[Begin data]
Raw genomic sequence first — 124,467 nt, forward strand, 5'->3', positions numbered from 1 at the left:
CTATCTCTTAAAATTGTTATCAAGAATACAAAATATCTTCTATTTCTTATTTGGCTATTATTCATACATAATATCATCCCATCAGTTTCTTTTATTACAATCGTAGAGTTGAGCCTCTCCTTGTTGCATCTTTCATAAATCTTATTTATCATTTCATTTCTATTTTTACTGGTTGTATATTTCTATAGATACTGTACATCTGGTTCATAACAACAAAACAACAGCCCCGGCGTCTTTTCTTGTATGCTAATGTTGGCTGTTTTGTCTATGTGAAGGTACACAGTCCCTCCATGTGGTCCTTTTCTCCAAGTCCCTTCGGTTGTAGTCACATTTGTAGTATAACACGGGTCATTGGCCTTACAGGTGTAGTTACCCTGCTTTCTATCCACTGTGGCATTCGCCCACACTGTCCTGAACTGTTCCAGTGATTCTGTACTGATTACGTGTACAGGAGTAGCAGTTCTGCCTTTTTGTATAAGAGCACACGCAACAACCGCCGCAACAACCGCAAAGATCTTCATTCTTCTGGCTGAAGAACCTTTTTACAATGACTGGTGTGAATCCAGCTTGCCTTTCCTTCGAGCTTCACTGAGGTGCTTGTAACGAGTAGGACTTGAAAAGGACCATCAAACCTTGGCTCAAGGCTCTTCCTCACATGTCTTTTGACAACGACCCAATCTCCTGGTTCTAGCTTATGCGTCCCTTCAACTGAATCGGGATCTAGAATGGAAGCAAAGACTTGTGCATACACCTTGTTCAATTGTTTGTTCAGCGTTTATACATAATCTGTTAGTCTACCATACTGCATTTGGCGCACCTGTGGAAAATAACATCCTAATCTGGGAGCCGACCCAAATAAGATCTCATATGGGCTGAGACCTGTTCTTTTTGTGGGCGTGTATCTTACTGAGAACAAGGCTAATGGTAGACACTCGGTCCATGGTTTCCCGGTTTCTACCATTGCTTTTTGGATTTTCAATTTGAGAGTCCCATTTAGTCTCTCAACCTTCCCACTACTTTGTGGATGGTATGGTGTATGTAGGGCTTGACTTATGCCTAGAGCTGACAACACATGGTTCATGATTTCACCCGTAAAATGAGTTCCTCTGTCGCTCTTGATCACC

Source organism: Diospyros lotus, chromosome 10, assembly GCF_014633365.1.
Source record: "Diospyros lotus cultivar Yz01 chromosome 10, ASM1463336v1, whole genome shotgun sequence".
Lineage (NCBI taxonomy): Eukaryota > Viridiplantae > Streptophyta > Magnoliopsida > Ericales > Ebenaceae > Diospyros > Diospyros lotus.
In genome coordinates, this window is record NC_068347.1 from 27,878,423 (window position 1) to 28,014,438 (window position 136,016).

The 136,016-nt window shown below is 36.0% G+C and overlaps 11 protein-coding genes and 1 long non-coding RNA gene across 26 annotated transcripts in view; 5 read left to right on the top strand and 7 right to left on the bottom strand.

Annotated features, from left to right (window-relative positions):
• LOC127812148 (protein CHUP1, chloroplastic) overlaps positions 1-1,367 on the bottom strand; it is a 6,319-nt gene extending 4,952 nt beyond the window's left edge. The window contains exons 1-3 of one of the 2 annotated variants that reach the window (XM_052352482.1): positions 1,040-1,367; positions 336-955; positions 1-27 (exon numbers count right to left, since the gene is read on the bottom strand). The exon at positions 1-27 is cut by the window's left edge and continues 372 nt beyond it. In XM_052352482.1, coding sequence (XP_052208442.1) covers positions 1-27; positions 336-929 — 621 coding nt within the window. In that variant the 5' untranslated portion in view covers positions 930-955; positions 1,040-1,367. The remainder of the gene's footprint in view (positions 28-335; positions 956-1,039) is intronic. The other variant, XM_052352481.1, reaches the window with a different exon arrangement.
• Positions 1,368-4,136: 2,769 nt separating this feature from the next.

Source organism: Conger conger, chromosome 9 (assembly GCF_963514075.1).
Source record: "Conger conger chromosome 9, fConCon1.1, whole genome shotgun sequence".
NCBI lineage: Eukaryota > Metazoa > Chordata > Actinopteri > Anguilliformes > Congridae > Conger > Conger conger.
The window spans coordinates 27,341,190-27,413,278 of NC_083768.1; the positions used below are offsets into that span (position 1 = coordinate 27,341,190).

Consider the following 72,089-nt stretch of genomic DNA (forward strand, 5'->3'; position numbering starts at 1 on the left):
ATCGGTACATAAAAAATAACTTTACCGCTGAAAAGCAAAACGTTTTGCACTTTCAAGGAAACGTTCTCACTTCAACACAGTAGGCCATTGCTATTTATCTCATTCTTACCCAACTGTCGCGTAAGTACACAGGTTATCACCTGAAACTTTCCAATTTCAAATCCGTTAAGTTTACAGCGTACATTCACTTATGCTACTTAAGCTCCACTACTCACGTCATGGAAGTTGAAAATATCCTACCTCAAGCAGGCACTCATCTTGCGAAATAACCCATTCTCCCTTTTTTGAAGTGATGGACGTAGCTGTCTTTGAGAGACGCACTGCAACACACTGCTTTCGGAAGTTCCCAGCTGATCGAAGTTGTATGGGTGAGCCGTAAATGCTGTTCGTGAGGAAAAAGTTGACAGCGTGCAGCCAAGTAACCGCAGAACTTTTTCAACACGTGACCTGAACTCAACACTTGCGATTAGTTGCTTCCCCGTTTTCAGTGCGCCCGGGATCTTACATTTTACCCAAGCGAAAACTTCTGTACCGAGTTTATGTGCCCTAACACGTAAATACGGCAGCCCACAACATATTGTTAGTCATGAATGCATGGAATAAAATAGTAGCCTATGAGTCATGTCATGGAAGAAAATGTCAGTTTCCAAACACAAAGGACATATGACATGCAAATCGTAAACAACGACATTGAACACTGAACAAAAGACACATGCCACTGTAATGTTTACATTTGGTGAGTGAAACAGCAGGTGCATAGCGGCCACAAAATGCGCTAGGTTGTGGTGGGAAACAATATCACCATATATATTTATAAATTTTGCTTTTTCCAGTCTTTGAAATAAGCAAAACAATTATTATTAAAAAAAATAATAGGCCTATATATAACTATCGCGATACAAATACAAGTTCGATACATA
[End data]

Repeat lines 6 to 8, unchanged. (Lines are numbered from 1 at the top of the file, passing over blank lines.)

In genome coordinates, this window is record NC_068347.1 from 27,878,423 (window position 1) to 28,014,438 (window position 136,016).

The 136,016-nt window shown below is 36.0% G+C and overlaps 11 protein-coding genes and 1 long non-coding RNA gene across 26 annotated transcripts in view; 5 read left to right on the top strand and 7 right to left on the bottom strand.

Annotated features, from left to right (window-relative positions):